Screenshot of the tweets on Boston Magazine's twitter page that allege Sgt. Sean Murphy was relieved of duty since releasing new pics of Boston bomb suspect's capture.
(USA Today/10 News)-- Angered by the Rolling Stone cover story on Dzhokhar Tsarnaev, a Massachusetts State Police photographer has released previously unpublished images from the manhunt for the Boston Marathon bombing suspect, including one of him emerging bloodied from a boat where he had hidden.
PHOTOS: Dramatic images of Boston bombing suspect released
The photos, by Sgt. Sean Murphy, appeared Thursday in Boston Magazine. The state police announced hours later that the photos would be released to media outlets.
The magazine writes that Murphy, a tactical photographer and liaison to families of slain officers, released the 14 photos because he is furious over the Rolling Stone treatment of Tsarnaev.
See also: Alleged Boston bomber makes cover of Rolling Stone
It was originally not clear whether Murphy was authorized to release the photographs, but according to the Boston Magazine's twitter page Thursday night, Murphy has since been relieved of duty until a hearing next week.
Around 9 p.m., Boston Magazine re-tweeted magazine editor John Wolfson with a tweet that read, "Sgt. Sean Murphy has been relieved of duty. Post coming shortly."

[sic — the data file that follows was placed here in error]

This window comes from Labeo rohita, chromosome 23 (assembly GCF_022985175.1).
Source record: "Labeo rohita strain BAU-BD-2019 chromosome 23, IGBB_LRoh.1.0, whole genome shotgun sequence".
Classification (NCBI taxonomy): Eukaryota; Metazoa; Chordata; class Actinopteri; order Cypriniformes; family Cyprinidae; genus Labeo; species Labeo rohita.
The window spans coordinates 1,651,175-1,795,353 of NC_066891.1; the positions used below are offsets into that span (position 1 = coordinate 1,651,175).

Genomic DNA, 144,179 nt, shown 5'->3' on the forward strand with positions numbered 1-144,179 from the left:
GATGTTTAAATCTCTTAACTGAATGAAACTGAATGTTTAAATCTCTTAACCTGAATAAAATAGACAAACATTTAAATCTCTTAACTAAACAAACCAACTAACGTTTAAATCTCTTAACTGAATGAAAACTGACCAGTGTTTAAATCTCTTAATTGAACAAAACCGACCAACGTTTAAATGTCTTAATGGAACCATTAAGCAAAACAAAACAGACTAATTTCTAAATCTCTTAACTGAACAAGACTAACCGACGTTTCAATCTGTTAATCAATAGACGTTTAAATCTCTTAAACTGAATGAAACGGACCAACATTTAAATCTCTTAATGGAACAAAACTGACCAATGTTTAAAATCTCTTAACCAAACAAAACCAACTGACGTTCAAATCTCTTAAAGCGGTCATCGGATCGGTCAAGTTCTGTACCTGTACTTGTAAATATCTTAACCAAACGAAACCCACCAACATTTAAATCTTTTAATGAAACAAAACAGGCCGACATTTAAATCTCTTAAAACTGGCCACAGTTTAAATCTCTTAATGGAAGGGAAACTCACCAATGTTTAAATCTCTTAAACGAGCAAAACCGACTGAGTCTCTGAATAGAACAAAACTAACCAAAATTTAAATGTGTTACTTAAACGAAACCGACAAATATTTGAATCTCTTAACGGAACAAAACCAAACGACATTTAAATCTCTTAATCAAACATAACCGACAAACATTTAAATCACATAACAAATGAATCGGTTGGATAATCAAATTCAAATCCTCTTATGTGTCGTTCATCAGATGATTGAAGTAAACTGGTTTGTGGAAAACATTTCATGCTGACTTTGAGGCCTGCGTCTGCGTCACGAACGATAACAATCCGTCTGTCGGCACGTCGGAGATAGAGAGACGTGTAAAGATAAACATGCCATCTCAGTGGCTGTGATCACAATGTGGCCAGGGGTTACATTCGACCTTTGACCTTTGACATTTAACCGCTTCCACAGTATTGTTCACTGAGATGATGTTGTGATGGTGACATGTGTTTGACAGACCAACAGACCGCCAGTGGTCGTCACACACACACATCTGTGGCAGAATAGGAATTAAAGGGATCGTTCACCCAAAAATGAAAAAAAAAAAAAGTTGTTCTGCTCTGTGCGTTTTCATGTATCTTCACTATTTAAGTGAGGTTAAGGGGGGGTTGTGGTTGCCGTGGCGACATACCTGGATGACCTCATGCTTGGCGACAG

Another re-tweet from Wolfson followed minutes later with an update. " Murphy has been relieved but not yet fired. Duty hearing next week."
The tweets continued over the next hour saying Murphy's gun, badge, computer and more were taken from him, and that he'd been ordered not to speak to media or anyone else about events in Watertown following the Boston bombing.
As reported earlier, one officer was killed and another wounded before Tsarnaev was captured on April 19, hours after his brother died during a shootout with police in Watertown, Mass.
Murphy called the Rolling Stone cover "an insult to any person who has ever worn a uniform of any color or any police organization or military branch, and the family members who have ever lost a loved one serving in the line of duty.
"The truth is that glamorizing the face of terror is not just insulting to the family members of those killed in the line of duty, it also could be an incentive to those who may be unstable to do something" to get on the magazine's cover, he wrote.
See also: Rolling Stone defends Boston bombing suspect cover
"This is the real Boston bomber," he said of his photos of Tsarnaev's capture. "Not someone fluffed and buffed for the cover of Rolling Stone magazine."
Murphy said he was speaking only for himself, not the state police. USA TODAY is seeking comment from the state police.
One of his images, taken with a telephoto lens, shows Tsarnaev climbing out of the covered boat with blood spilling down the left side of his head. His right arm is across his chest, and his left arm hangs by his side.
Other photos show medics tending to Tsarnaev, plus "a sniper's view" of the boat and of a sniper training his bead on the suspect.
Boston Magazine says it would publish a "more complete collection" in its September issue.